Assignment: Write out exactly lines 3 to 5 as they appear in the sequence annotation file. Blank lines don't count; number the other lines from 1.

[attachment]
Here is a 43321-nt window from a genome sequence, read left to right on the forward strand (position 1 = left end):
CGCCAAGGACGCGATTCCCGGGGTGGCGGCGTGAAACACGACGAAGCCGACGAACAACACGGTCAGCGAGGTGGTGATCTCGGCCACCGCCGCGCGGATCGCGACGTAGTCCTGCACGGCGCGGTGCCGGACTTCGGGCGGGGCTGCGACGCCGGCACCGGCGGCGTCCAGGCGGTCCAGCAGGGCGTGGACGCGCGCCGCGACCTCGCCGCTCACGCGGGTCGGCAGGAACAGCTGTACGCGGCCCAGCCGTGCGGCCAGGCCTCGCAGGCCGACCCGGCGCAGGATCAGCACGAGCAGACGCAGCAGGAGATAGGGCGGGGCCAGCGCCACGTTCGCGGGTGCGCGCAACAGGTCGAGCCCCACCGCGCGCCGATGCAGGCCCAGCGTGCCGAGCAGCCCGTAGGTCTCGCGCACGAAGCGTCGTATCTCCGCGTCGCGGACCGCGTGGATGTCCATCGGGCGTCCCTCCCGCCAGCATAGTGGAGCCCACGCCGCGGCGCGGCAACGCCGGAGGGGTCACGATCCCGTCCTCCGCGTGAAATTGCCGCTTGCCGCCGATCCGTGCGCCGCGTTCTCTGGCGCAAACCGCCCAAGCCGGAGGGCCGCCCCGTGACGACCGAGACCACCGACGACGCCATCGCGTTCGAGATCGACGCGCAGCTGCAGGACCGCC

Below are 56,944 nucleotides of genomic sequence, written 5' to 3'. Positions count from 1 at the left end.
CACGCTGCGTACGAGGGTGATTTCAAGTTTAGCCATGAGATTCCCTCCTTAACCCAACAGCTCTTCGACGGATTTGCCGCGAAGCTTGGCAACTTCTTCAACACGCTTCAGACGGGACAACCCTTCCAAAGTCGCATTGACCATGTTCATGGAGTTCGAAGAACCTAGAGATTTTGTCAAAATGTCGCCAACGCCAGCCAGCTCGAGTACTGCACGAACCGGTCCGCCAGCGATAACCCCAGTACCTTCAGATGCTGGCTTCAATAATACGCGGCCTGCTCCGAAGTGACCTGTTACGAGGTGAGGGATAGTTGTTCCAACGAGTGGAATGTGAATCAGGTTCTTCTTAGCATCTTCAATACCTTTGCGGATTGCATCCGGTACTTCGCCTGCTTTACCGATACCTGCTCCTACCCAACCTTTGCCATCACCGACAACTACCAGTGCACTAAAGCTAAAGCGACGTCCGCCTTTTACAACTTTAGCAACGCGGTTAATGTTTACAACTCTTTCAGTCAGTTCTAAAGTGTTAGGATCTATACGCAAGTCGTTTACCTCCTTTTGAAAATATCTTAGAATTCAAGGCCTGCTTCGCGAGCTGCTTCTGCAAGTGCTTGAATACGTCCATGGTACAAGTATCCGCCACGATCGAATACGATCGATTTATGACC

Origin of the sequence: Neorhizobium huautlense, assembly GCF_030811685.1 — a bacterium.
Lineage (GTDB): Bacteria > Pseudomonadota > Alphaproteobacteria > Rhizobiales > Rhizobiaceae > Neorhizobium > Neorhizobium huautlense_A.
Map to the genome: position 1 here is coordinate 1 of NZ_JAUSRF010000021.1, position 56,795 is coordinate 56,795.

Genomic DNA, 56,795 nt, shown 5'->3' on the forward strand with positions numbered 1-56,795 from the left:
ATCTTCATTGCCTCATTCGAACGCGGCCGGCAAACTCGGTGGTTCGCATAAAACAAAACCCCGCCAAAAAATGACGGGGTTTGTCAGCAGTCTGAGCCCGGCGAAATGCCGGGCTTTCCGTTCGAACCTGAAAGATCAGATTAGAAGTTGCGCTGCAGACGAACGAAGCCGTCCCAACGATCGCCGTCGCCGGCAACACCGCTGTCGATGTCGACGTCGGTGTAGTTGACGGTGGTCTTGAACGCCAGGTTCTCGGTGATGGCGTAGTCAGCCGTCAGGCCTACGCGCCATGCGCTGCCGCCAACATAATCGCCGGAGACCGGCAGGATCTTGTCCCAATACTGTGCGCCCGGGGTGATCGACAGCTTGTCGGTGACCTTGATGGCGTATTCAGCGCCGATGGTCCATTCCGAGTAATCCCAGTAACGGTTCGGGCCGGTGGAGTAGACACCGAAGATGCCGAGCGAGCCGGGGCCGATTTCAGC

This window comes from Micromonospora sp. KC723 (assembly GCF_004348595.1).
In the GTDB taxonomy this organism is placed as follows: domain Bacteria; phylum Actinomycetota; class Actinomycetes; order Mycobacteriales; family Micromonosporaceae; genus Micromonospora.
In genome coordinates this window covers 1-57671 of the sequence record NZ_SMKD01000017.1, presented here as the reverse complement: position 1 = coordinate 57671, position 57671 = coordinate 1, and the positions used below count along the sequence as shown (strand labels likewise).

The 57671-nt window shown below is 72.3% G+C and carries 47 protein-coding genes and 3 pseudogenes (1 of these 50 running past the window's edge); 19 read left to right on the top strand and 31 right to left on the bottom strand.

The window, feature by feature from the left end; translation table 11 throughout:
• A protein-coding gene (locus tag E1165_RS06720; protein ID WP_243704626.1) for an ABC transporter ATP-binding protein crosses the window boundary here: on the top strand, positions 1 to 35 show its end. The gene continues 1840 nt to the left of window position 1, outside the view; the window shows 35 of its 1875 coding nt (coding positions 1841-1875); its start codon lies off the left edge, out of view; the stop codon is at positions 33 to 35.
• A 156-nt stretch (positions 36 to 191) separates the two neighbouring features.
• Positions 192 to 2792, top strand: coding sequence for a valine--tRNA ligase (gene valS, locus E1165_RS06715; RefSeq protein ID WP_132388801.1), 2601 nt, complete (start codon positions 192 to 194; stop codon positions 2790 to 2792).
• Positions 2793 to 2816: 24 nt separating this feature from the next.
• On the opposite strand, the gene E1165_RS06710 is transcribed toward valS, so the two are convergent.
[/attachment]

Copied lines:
Below are 56,944 nucleotides of genomic sequence, written 5' to 3'. Positions count from 1 at the left end.
CACGCTGCGTACGAGGGTGATTTCAAGTTTAGCCATGAGATTCCCTCCTTAACCCAACAGCTCTTCGACGGATTTGCCGCGAAGCTTGGCAACTTCTTCAACACGCTTCAGACGGGACAACCCTTCCAAAGTCGCATTGACCATGTTCATGGAGTTCGAAGAACCTAGAGATTTTGTCAAAATGTCGCCAACGCCAGCCAGCTCGAGTACTGCACGAACCGGTCCGCCAGCGATAACCCCAGTACCTTCAGATGCTGGCTTCAATAATACGCGGCCTGCTCCGAAGTGACCTGTTACGAGGTGAGGGATAGTTGTTCCAACGAGTGGAATGTGAATCAGGTTCTTCTTAGCATCTTCAATACCTTTGCGGATTGCATCCGGTACTTCGCCTGCTTTACCGATACCTGCTCCTACCCAACCTTTGCCATCACCGACAACTACCAGTGCACTAAAGCTAAAGCGACGTCCGCCTTTTACAACTTTAGCAACGCGGTTAATGTTTACAACTCTTTCAGTCAGTTCTAAAGTGTTAGGATCTATACGCAAGTCGTTTACCTCCTTTTGAAAATATCTTAGAATTCAAGGCCTGCTTCGCGAGCTGCTTCTGCAAGTGCTTGAATACGTCCATGGTACAAGTATCCGCCACGATCGAATACGATCGATTTATGACC

Origin of the sequence: Neorhizobium huautlense, assembly GCF_030811685.1 — a bacterium.